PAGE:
Senate to consider expanding fair housing protections for LGBTQ people


A study released last month showed that same-sex couples are more likely to be denied a mortgage and pay more for one (should they be approved) than heterosexual couples.

Now, a new bill in Congress is seeking to address those disparities by adding more fair housing protections for LGBTQ people.

Currently, the federal Fair Housing Act prohibits housing discrimination based on race, color, religion, national origin, sex, familial status, or disability; but a new bill introduced late last month in the Senate would expand the Fair Housing Act to include gender identity and sexual orientation as protected classes.

The bill, titled the “Fair and Equal Housing Act of 2019,” was introduced late last month by Sens. Tim Kaine, D-Virginia; Susan Collins, R-Maine; and Angus King, I-Maine.

The bill would make it illegal to deny anyone a mortgage or a rental opportunity based on their race, color, religion, national origin, sex, familial status gender identity, sexual orientation, or disability.

This isn’t the first time that Kaine has attempted to increase the protections afforded by the Fair Housing Act.

In 2017, Kaine led the introduction of the Fair and Equal Housing Act of 2017, which also would have added gender identity and sexual orientation as protected classes under the Fair Housing Act.

That bill was not approved, and now, Kaine, who spent much of his pre-political career as a fair housing attorney, is trying again.

“I began my career as a fair housing lawyer and I saw firsthand how housing has the power to influence families’ health, stability, economic prospects, and the futures they build,” Kaine said in a statement.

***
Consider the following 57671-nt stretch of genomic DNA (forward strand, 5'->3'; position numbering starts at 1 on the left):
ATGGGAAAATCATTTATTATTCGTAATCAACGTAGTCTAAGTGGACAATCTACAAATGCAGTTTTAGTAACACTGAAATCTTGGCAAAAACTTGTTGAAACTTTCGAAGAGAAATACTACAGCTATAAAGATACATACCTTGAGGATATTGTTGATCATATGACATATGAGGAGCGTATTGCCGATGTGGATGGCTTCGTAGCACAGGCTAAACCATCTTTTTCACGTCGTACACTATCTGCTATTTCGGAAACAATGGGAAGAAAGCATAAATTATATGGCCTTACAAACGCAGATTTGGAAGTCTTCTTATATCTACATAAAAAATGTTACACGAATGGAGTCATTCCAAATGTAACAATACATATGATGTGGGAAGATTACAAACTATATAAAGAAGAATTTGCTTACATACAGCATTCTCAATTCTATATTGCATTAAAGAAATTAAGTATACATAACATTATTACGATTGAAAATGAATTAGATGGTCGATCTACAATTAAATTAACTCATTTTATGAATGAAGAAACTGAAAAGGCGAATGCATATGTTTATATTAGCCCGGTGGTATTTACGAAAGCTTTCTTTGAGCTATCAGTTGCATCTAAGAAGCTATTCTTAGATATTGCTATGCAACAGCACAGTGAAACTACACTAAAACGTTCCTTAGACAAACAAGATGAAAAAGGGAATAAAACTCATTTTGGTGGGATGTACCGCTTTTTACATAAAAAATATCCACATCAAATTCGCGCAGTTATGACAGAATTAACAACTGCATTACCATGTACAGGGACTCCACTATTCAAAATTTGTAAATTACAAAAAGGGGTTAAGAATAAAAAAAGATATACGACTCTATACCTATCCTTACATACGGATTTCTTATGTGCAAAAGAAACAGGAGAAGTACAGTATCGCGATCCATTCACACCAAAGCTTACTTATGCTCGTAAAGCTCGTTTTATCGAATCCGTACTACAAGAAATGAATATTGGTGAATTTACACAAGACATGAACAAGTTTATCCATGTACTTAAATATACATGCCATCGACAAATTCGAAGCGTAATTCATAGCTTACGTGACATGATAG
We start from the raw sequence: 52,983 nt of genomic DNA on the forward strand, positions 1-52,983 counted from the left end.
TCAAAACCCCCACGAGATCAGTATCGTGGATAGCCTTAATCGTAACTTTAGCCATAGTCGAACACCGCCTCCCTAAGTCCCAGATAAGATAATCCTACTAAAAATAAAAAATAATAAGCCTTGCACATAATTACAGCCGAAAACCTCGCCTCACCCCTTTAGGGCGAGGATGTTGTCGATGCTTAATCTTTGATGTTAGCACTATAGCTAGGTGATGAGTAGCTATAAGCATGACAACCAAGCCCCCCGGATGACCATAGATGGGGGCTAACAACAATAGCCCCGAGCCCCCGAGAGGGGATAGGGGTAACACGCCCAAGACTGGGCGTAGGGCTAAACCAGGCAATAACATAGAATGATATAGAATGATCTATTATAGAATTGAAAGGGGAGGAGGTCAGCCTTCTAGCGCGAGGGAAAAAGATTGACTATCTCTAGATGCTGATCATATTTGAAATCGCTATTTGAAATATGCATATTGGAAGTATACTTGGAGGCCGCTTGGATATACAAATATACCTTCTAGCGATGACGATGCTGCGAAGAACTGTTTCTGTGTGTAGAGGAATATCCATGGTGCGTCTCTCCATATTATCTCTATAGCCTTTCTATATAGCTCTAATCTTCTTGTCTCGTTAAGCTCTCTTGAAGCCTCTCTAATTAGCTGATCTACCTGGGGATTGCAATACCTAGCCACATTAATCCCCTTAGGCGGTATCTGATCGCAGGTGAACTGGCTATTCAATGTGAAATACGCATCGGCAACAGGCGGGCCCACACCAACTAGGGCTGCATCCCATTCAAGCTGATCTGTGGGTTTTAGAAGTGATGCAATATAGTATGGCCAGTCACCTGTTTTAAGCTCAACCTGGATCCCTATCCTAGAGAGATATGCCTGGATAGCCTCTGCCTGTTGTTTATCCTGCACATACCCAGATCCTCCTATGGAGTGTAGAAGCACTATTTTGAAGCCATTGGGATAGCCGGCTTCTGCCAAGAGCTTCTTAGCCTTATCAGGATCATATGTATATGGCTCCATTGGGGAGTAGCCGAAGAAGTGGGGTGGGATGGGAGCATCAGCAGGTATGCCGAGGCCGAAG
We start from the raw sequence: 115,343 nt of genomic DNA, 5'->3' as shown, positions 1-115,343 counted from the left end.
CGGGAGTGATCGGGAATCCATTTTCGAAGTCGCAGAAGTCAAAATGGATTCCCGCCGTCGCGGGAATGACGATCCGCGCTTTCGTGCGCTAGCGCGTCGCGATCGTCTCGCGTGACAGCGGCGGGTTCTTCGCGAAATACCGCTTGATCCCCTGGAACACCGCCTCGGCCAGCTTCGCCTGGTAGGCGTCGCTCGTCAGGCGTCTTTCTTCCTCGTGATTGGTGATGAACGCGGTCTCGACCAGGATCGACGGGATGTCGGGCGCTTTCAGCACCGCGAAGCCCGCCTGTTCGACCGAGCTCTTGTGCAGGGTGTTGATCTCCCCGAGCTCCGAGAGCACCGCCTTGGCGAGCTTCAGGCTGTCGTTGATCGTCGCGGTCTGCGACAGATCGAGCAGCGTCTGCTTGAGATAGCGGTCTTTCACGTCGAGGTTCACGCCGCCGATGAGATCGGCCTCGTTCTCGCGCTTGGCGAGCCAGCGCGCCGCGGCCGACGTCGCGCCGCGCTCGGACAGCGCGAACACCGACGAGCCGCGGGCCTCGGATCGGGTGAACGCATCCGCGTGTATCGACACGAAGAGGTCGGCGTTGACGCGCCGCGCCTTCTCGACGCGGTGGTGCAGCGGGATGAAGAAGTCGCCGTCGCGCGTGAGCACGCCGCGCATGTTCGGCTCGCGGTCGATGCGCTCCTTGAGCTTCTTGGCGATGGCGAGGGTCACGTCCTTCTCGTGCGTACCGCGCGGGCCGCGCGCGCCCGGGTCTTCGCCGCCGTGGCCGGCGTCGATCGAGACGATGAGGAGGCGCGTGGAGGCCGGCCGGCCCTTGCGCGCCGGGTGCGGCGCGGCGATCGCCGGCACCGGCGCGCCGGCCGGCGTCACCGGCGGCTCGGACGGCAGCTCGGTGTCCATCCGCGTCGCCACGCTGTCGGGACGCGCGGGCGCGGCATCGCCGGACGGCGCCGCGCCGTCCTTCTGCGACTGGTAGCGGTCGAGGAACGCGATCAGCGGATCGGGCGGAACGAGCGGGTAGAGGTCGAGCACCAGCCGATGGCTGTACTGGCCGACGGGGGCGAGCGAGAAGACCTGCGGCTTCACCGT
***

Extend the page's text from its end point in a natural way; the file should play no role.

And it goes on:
“No American should be turned away from a house because of who they love, but that’s the reality many LGBTQ Americans face when they look for a home,” Kaine added. “This is about ensuring all Americans have equal access to housing.”

According to Kaine’s office, currently, 21 states, the District of Columbia, and more than 200 localities protect sexual orientation and gender identity in their housing discrimination statutes, but Kaine’s bill would take those protections to a federal level.

“All Americans deserve a fair and equal opportunity in the sale, rental, or financing of housing,” Collins said in a statement. “Throughout my Senate service, I have worked to end discrimination against LGBTQ Americans, and it is time we ensure that all people have full access to housing regardless of their sexual orientation or gender identity. I urge our colleagues to join us in supporting this important legislation.”

King said the legislation is necessary to ensure that LGBTQ Americans have the same access to housing as everyone else.

“Safe and affordable housing is the basic building block for all Americans seeking to achieve economic, educational, and personal success,” King said. “No one should be denied access to this vital resource because of who they are – but unfortunately, under current law there are no protections from discrimination based on sexual orientation or gender identity. This is wrong, plain and simple.”

In addition to King and Collins, the legislation is co-sponsored by Sens. Maggie Hassan, D-NH; Richard Blumenthal, D-CT; Sheldon Whitehouse, D-RI; Tammy Baldwin, D-WI; Jeanne Shaheen, D-NH; Robert Menendez, D-NJ; Amy Klobuchar, D-MN; Catherine Cortez Masto, D-NV; Ron Wyden, D-OR; and Tina Smith, D-MN.

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